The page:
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How to beat the bloat

How to stop feeling bloated

Some stomach bloating, gas or belching is natural. However, when it becomes so much that it interferes with your daily activities or  feelings of wellbeing, it’s an issue that should be addressed. In rare cases it can be caused by an underlying medical condition. But most of the time bloating of the stomach can be improved by introducing some small changes. Read on for tips on how to beat the bloat!

Avoid gulping air

There are 2 sources of gas in the gut: the first being gas produced by bacteria and the second is air swallowed during eating or drinking. Drinking any carbonated drinks, including sparkling water, and chewing gum can cause you to swallow air. If you reduce your intake, you should notice a difference in your gut.

Chew your food

Most of us chew each bite only 5-8 times. Chewing more thoroughly reduces the amount of air you swallow with the food. It also breaks down food into smaller particles, which allows for more surface area for enzymes and other digestive juices to work on. This in turn can help reduce bloating of the stomach.

Eat smaller meals

Eating too much at once can make you feel stuffed, which is often confused with feeling bloated. We have a lot of sensory nerves in our abdomen so feeling bloated after a big meal is common, when in reality we’re just full. To avoid eating past the point of fullness, try eating only until you’re 80% full and then wait 20 minutes until you reach for another serving.

Slow down

Taking breaks between each bite of a meal allows your brain to receive fullness signals before you overeat. Easy trick: eat with your non-dominant hand. You won’t be able to eat as quickly than with your dominant one, allowing time for your brain to let you know when you are full.

Eat more mindfully

Most of us wolf down our meals while catching up on emails, scrolling through social media or watching the television. This makes us less aware of fullness signals and oftentimes leads to overeating, which takes a toll on our digestive system.

Rule out food allergies, food intolerances and food sensitivities

Bloating can also be caused by gas from malabsorbed nutrients. Lactose, fructose, eggs, peanuts, seafood, gluten, yeast and soy are common food items people can be sensitive, intolerant or allergic to. The best way to figure out whether you have a specific reaction to a food is to go through a structured elimination diet with the support of a registered dietitian or nutritionist.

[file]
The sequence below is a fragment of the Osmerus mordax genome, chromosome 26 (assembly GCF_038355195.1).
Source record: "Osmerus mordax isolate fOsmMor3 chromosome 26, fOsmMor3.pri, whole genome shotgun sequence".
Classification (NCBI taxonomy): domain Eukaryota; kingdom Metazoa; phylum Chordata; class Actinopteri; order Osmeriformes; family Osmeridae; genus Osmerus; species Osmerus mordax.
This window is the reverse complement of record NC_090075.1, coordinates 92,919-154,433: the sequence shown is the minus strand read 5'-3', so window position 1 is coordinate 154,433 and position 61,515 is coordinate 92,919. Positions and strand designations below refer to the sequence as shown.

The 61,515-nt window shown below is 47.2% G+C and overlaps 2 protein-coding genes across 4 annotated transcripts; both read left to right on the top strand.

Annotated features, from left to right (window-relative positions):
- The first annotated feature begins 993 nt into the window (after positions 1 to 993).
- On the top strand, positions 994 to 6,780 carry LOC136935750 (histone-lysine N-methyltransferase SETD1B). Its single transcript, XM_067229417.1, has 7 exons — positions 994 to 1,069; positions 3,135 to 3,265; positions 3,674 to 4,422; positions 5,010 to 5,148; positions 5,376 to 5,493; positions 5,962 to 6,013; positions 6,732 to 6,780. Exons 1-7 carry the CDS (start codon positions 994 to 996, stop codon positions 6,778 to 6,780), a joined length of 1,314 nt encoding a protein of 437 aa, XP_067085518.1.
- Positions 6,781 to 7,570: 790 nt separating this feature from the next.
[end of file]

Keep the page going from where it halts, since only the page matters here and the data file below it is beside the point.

Make sure you’re not constipated

Ensuring that you are drinking enough water, eating enough soluble fibre (found in vegetables, fruit, oats and beans), and being physically active (like a daily 20-minute brisk walk) are the best ways to avoid constipation. Side tip: magnesium supplements also help with regular bowel movements.

More is not better

In general, most of us do not eat enough fibre, but it’s also not a “more is better” principal. There is a point of diminishing return to the benefits of fibre, particularly if you already suffer from IBS-type symptoms. Extremely fatty foods can also trigger a feeling bloating as they slow down gastric emptying.

Avoid sugar-alcohols

Examples of sugar alcohols are xylitol and sorbitol, found in products like chewing- gum and protein bars. They cause our gut bacteria to produce a lot of gas. Be mindful of products you are consuming and read the label in case these sugar alcohols may be the cause of your bloating.

Breathe before you eat

Oftentimes bloating of the stomach, gas and other digestive issues can be cause by stress or anxiety. Taking a few deep breaths before a meal can stimulate the parasympathetic nervous system that put our body into more of a rest and digest mode.

All in all, you have to make sure that you’re not only aware of what you’re consuming but also how you consume it. Don’t rush to finish your meals or hurry to get that second plate of food. Take your time, be mindful and be patient to allow yourself to get that “full feeling.”